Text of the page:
The Mateh now moved the discourse to the realm of Drash. The Christmas Tree began by showing the tinsel that hung gaily from its branches. “Just as the two leggeds dangle these strings from my limbs, I am the string around their fingers, memory made manifest of the reason for the season,” it chuckled. “When they look upon me they see the birthday that I represent, the birthday of hope. For those who follow the path of the Cross, I point to that prelude to the path, the humble birth of saving grace. I represent the savior summoned into this sphere of existence. My beauty is an allusion to the spiritual beauty and betterment for all. Those who would follow the path of the Cross are committed to rectifying this realm, repairing wrongs, halting hate and bringing love before they pass to a higher realm.” The emblems, symbols and signs were touched by this tender transport of hope. Each drifted into its own reverie for a moment, until the Mateh brought them back with a rap on the floor.
“And now I will ask the Hanukiah to share its light on the season.” Moved by its spirit sister, the tree, the Mateh, oil weeping gently from its cups, came forward.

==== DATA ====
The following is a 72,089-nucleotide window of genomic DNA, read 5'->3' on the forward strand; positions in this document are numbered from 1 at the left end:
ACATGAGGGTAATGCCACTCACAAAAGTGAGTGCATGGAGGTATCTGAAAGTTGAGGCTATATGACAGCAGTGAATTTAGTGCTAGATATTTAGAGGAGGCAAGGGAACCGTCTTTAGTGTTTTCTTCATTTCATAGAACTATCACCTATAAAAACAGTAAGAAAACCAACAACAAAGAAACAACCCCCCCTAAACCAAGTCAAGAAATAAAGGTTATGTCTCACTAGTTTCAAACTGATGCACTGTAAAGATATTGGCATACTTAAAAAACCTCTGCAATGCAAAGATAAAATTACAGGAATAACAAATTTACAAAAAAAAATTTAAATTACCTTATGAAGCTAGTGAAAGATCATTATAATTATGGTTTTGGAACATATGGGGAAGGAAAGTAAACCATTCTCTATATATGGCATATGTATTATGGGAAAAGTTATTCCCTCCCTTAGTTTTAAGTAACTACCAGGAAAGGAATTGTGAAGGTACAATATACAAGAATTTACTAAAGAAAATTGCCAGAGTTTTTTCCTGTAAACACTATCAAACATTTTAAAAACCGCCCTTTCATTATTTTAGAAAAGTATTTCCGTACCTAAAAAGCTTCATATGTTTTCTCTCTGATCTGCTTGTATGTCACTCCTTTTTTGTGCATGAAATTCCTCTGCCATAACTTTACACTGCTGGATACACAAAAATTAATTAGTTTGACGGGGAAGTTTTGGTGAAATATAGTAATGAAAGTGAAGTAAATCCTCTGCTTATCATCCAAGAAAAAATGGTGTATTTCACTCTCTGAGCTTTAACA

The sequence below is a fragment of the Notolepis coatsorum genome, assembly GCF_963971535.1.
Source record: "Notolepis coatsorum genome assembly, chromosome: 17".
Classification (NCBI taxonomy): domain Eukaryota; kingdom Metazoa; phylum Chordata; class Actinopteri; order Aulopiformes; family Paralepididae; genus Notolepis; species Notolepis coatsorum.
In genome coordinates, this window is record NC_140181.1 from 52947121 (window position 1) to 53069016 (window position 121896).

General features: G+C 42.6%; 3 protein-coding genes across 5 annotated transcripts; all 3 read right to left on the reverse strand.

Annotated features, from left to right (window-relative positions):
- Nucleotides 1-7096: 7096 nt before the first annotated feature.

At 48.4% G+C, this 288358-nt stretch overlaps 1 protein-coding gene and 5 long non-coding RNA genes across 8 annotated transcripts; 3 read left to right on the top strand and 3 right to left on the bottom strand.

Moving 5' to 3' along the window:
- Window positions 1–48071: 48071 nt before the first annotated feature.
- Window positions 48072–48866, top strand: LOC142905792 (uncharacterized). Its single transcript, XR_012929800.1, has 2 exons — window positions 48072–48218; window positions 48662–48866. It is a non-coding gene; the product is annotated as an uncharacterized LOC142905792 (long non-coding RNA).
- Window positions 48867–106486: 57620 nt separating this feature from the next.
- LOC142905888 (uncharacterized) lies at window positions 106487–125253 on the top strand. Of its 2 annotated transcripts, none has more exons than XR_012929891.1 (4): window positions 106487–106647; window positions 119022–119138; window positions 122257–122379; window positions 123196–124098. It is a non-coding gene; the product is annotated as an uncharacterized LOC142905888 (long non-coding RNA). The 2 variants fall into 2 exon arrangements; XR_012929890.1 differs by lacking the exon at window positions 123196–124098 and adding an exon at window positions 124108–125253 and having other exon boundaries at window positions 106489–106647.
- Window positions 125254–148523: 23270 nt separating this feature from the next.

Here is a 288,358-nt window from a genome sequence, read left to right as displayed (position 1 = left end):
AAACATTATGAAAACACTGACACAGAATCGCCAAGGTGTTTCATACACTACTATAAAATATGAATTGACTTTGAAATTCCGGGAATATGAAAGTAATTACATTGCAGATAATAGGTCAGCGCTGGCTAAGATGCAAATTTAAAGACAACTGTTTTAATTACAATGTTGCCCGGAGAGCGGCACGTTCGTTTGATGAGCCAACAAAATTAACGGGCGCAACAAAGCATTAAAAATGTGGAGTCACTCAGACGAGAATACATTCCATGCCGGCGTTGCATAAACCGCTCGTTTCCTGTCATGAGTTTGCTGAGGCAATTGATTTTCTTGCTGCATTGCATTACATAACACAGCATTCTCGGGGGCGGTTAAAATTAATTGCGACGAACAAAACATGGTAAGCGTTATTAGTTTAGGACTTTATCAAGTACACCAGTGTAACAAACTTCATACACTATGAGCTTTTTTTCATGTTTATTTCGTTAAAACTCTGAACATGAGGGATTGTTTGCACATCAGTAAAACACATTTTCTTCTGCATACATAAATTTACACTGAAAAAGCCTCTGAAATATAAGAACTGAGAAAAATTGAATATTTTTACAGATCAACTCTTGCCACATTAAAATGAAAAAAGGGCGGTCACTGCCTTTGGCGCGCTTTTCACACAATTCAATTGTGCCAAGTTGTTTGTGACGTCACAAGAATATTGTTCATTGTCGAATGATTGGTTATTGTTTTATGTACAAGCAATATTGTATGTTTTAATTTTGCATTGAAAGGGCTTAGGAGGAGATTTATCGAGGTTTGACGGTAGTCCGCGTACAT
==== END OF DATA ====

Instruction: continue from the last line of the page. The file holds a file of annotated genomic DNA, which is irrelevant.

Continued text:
“That was quite eloquent; I am moved by your words, as beautiful as your ornaments. By comparison, I am small and plain. For when my candles are not lit I am almost unnoticeable. My power lies in light. My meaning lies in light, for I am light, the lamp of dedication. There is nothing fancy and flamboyant about dedication. And yet when dedication is lit in the lives of the two leggeds miracles may come to pass. When people roll up their sleeves and stand together, dedicated to shedding light on a world darkened with hate and bigotry, my light shines brightly.
The story of a war of liberation is an old one that we each can tell,” the Hanukiah seemed to be directing its light on all the symbols as they nodded or revolved or floated in agreement. But the story of the miracle of a lasting dedication is a marvel. I am the child of the Menorah the ancient eternal light of hope. The holiday that I enlighten and that enlightens me is the holiday of dedication. Those who follow the path of the Menorah, those tribal two-leggeds called the Jews are dedicated to the light. How many times do they talk of freedom for all people, with the refrain; ‘for you were slaves…’ Not only were they slaves in Egypt, but in Babylonia and Persia and Greece and Rome each slavery different and yet oppressive in its darkness.